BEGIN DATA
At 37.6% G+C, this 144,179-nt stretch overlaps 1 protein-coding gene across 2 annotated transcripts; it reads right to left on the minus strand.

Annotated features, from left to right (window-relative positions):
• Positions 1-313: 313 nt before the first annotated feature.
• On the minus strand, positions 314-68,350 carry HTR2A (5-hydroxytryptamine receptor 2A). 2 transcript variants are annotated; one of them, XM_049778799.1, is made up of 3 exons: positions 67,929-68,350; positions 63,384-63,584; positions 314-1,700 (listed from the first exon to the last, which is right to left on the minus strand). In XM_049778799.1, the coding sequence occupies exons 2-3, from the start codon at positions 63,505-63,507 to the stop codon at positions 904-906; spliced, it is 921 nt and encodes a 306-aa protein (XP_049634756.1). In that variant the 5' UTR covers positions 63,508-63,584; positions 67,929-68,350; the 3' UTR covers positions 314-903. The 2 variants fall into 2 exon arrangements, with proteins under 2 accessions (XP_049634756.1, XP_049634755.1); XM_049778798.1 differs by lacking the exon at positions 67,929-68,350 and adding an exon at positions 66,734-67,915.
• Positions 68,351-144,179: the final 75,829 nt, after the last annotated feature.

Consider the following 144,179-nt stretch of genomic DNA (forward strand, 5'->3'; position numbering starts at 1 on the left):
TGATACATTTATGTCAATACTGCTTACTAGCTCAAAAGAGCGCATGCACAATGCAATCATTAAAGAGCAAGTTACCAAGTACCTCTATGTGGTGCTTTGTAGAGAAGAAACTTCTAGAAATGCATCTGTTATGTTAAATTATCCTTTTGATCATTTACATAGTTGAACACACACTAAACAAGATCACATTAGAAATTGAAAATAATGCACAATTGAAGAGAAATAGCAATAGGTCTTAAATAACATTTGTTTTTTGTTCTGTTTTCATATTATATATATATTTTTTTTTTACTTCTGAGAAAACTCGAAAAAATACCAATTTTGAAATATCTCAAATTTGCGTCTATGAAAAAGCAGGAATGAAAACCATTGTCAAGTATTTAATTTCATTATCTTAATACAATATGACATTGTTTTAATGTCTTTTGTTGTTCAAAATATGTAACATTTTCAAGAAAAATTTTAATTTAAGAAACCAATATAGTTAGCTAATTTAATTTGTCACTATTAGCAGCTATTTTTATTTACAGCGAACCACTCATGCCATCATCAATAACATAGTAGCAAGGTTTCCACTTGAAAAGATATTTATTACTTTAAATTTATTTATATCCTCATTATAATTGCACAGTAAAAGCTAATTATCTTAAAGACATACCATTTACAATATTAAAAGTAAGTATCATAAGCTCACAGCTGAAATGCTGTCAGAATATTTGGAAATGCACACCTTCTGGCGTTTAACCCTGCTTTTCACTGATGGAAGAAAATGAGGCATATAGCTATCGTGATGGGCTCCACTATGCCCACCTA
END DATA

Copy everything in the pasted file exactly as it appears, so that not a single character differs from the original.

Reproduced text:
At 37.6% G+C, this 144,179-nt stretch overlaps 1 protein-coding gene across 2 annotated transcripts; it reads right to left on the minus strand.

Annotated features, from left to right (window-relative positions):
• Positions 1-313: 313 nt before the first annotated feature.
• On the minus strand, positions 314-68,350 carry HTR2A (5-hydroxytryptamine receptor 2A). 2 transcript variants are annotated; one of them, XM_049778799.1, is made up of 3 exons: positions 67,929-68,350; positions 63,384-63,584; positions 314-1,700 (listed from the first exon to the last, which is right to left on the minus strand). In XM_049778799.1, the coding sequence occupies exons 2-3, from the start codon at positions 63,505-63,507 to the stop codon at positions 904-906; spliced, it is 921 nt and encodes a 306-aa protein (XP_049634756.1). In that variant the 5' UTR covers positions 63,508-63,584; positions 67,929-68,350; the 3' UTR covers positions 314-903. The 2 variants fall into 2 exon arrangements, with proteins under 2 accessions (XP_049634756.1, XP_049634755.1); XM_049778798.1 differs by lacking the exon at positions 67,929-68,350 and adding an exon at positions 66,734-67,915.
• Positions 68,351-144,179: the final 75,829 nt, after the last annotated feature.

Consider the following 144,179-nt stretch of genomic DNA (forward strand, 5'->3'; position numbering starts at 1 on the left):
TGATACATTTATGTCAATACTGCTTACTAGCTCAAAAGAGCGCATGCACAATGCAATCATTAAAGAGCAAGTTACCAAGTACCTCTATGTGGTGCTTTGTAGAGAAGAAACTTCTAGAAATGCATCTGTTATGTTAAATTATCCTTTTGATCATTTACATAGTTGAACACACACTAAACAAGATCACATTAGAAATTGAAAATAATGCACAATTGAAGAGAAATAGCAATAGGTCTTAAATAACATTTGTTTTTTGTTCTGTTTTCATATTATATATATATTTTTTTTTTACTTCTGAGAAAACTCGAAAAAATACCAATTTTGAAATATCTCAAATTTGCGTCTATGAAAAAGCAGGAATGAAAACCATTGTCAAGTATTTAATTTCATTATCTTAATACAATATGACATTGTTTTAATGTCTTTTGTTGTTCAAAATATGTAACATTTTCAAGAAAAATTTTAATTTAAGAAACCAATATAGTTAGCTAATTTAATTTGTCACTATTAGCAGCTATTTTTATTTACAGCGAACCACTCATGCCATCATCAATAACATAGTAGCAAGGTTTCCACTTGAAAAGATATTTATTACTTTAAATTTATTTATATCCTCATTATAATTGCACAGTAAAAGCTAATTATCTTAAAGACATACCATTTACAATATTAAAAGTAAGTATCATAAGCTCACAGCTGAAATGCTGTCAGAATATTTGGAAATGCACACCTTCTGGCGTTTAACCCTGCTTTTCACTGATGGAAGAAAATGAGGCATATAGCTATCGTGATGGGCTCCACTATGCCCACCTA